At this point, O’Handley said he isn’t able to give an accurate estimate of when the stadium will be built, but said he has strong goals to help with the foundation of this process.

“By the end of my term in office, I hope that I will have gotten the ball rolling in this issue,” O’Handley said. “I want some type of solid promise from the university that this facility is going to be built.”

Sophomore English major Liz Anderson knows games are taking place at a field “pretty far away from campus.” But she isn’t sure where that is.

Naomi Pfohl doesn’t generally attend the games either, but admits, “If we had [a stadium] near campus, I would probably go to games.”

“A big stadium for the university would be great,” said Pfohl, a sophomore nursing major. “Every school should have an athletic gathering place.”

Planning process beginnings

Preliminary plans are in place. It would likely seat between 6,000 to 8,000 people, serve the university’s varsity and recreational sports and host student events.

Students gave their endorsement to build a facility in a 2004 referendum that created a special fee to raise money for the stadium and other athletic ventures. Administrators said at the time they would use the student-based fee to contribute one-third, or $10 million, of the project’s projected cost.

The university is in the process of raising its share of the cost for a facility. It is estimated the project will cost about $30 million, of which the university will provide $20 million, O’Brien said.

“We’re still actively out there soliciting donors for the project, and it’s gotten a lot of support,” O’Brien said.

But funding from those donors hasn’t been inked as of yet.

McGrail said funding for the project will come from a number of sources.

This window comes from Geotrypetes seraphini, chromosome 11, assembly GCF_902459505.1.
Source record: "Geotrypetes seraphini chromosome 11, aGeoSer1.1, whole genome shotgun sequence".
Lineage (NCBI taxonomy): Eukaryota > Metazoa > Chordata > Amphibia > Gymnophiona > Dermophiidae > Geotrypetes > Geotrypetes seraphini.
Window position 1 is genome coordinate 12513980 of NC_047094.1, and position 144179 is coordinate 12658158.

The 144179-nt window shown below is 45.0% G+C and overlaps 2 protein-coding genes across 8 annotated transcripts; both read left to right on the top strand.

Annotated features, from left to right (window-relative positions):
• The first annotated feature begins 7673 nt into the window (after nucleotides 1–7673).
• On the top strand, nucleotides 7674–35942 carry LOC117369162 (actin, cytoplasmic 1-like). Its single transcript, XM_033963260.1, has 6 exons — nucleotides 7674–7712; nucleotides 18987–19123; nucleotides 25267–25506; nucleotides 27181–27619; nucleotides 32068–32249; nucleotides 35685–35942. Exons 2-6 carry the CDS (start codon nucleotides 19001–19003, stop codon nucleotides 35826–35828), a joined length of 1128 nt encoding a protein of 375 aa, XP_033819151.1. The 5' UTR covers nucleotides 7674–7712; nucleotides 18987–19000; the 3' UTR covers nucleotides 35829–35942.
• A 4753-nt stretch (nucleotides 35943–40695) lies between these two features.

“Even the most modest multi-purpose athletic facility will cost millions of dollars,” McGrail said. “That funding will come from a combination of the student fee, university support and private fundraising, which we continue to explore.”

A multi-purpose facility could provide an easier route to sporting events for the Northeastern community. Several varsity athletic teams, such as football, baseball and men and women’s soccer, as well as some club sports, are shuttled off campus for practices. A closer facility would, in theory, alleviate transportation and facility issues.

O’Brien said he was also motivated for the road ahead.

“Certainly in athletics we’re hopeful, we’re excited, we’re anxious and we’re optimistic that the stadium will happen in the future,” O’Brien said.

With the stadium lingering in the background, other areas of the athletics department have grown in recent years.

Since fall 2004, students have been required to pay the mandatory Campus Recreation Fee with tuition, part of which has contributed to funding the multi-purpose athletic facility. The fee is currently set at $46 per semester.

So far, students have raised less than $1 million out of a projected $10 million goal because the fee has also been used to support expanded hours at the Marino Center, provide use of the upper floor recreational facility at Squashbusters, increase the number of club sports, increase intramural activities and permit students to attend athletic events for free, McGrail said.

“We went from 19 club sports several years ago to a total of 40 club sports now,” O’Brien said. “So even though we don’t have the [stadium], we have been fulfilling our obligation to the students in terms of offering a much more expansive recreation program.”